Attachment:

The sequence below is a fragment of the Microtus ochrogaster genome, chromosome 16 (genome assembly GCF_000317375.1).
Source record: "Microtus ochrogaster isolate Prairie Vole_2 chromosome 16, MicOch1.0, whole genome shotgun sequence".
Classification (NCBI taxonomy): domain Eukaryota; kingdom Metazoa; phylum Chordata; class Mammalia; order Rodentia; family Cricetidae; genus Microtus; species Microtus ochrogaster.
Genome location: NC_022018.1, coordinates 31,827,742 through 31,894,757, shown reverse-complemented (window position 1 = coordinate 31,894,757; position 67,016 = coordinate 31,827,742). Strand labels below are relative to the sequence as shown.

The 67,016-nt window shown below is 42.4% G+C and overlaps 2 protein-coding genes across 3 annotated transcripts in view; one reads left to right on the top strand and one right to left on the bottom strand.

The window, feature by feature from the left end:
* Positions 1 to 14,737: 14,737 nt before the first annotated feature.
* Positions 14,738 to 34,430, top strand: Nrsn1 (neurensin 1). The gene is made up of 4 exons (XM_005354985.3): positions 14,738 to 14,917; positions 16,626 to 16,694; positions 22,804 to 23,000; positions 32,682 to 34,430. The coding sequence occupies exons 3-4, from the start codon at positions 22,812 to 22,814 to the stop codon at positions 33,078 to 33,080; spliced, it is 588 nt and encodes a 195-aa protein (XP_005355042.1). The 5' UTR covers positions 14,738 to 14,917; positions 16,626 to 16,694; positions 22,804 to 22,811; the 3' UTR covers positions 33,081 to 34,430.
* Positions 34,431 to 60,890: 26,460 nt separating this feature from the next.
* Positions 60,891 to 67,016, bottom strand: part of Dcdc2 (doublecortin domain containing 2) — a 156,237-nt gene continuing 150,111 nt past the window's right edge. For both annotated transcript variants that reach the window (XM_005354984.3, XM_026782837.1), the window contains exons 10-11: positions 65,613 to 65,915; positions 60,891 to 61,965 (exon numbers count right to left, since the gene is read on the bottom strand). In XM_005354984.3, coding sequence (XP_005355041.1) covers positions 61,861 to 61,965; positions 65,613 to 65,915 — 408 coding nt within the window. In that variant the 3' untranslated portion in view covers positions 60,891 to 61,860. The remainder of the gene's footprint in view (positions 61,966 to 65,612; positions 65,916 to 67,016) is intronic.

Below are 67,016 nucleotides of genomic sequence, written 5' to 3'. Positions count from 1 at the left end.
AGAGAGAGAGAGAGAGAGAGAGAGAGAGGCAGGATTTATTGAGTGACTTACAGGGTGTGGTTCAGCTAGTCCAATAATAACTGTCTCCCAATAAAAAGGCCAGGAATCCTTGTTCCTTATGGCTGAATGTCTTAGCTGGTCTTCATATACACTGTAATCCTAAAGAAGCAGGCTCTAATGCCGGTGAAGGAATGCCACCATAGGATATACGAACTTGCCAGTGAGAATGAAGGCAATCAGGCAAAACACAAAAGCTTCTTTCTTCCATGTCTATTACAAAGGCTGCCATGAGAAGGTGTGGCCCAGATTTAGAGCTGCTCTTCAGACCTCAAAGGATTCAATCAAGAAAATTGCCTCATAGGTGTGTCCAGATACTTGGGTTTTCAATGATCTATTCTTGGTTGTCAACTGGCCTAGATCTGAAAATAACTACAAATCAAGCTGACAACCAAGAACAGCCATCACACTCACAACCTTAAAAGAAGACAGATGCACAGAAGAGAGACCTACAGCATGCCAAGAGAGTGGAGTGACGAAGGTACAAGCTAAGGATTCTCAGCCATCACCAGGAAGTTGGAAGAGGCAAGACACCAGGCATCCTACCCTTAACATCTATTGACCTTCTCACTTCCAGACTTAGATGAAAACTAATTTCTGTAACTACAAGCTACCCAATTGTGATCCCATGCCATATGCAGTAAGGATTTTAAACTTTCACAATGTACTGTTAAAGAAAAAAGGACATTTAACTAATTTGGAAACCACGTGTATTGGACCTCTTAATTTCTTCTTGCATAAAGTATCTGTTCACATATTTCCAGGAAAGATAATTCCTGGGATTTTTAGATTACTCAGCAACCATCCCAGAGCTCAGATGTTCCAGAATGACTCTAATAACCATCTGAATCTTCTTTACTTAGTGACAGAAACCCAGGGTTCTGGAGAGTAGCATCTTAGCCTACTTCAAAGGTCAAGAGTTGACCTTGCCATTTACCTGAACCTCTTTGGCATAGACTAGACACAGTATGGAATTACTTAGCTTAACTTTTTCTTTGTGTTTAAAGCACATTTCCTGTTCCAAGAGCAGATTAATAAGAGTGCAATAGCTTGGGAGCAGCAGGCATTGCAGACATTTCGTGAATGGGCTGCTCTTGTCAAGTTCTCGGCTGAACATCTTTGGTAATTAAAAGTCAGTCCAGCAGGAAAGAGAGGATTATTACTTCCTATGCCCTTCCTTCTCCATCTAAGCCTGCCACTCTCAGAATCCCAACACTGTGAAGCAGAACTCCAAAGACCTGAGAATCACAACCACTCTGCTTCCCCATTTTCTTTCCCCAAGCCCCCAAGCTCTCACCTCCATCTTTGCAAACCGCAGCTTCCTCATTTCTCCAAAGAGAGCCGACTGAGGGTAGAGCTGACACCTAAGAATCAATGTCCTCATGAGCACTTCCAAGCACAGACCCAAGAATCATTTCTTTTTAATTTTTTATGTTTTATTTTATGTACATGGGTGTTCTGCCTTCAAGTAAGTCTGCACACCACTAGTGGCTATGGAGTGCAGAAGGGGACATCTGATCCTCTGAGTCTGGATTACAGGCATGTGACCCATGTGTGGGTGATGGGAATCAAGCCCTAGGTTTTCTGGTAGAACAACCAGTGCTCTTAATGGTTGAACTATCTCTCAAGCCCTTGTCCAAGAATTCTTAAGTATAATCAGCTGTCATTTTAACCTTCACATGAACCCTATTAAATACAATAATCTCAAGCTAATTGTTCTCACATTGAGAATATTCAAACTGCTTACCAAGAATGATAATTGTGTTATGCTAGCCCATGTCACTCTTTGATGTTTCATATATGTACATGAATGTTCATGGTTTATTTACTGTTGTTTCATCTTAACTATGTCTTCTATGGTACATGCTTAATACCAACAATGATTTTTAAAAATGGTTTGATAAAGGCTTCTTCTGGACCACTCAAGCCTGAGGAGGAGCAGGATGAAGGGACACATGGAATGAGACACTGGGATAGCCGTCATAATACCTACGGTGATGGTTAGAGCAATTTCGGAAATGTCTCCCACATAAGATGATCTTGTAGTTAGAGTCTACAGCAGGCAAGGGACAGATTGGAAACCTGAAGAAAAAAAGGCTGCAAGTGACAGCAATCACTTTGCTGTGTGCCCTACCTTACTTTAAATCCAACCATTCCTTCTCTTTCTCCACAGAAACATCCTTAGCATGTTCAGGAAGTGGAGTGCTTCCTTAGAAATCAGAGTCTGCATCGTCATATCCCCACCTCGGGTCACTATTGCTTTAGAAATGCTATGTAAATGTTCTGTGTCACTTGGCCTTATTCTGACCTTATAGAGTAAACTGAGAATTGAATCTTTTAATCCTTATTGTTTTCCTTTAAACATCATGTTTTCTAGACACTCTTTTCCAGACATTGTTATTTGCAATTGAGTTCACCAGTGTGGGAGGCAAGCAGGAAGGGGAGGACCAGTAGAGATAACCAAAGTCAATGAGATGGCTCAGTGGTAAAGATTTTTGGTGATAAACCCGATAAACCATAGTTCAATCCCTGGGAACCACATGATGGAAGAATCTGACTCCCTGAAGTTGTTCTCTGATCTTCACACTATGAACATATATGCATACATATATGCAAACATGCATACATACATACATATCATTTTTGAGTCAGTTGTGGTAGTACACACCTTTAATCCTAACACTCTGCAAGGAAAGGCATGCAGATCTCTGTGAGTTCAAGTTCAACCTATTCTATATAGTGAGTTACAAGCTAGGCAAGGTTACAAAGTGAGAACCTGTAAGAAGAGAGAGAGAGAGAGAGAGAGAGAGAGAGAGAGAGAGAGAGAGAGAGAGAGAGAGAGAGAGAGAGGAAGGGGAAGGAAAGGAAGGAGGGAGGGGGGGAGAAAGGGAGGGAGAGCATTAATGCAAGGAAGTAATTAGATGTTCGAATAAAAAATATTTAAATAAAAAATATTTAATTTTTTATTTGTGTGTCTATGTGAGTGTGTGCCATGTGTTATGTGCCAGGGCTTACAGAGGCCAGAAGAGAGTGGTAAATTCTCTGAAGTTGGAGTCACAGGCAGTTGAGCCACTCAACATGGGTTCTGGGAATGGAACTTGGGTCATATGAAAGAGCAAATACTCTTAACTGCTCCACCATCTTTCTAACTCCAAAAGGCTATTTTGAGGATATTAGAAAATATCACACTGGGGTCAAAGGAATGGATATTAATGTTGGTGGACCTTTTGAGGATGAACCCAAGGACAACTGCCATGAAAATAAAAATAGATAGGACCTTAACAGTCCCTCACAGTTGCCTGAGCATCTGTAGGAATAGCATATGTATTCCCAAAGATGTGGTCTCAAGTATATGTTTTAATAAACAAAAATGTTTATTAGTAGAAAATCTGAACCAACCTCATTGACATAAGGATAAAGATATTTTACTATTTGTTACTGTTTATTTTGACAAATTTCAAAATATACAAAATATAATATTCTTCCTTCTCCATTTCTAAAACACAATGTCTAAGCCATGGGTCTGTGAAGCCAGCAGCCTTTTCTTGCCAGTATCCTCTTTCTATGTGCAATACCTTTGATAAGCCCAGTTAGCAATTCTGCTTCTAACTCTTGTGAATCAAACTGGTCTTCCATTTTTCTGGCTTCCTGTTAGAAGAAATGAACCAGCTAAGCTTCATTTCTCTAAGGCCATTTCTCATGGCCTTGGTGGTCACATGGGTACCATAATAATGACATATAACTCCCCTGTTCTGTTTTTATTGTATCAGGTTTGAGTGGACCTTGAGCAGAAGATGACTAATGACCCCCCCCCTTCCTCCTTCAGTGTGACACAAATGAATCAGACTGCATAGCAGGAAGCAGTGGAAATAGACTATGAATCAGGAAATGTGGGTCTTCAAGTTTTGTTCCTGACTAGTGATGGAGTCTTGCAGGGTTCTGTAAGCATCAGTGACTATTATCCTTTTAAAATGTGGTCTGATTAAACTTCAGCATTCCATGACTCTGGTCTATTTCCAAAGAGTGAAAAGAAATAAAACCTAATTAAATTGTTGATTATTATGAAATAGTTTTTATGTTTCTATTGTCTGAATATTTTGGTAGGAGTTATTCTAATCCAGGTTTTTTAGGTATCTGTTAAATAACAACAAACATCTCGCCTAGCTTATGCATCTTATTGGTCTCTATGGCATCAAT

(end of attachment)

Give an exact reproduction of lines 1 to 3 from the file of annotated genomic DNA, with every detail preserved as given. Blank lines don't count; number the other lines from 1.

The sequence below is a fragment of the Microtus ochrogaster genome, chromosome 16 (genome assembly GCF_000317375.1).
Source record: "Microtus ochrogaster isolate Prairie Vole_2 chromosome 16, MicOch1.0, whole genome shotgun sequence".
Classification (NCBI taxonomy): domain Eukaryota; kingdom Metazoa; phylum Chordata; class Mammalia; order Rodentia; family Cricetidae; genus Microtus; species Microtus ochrogaster.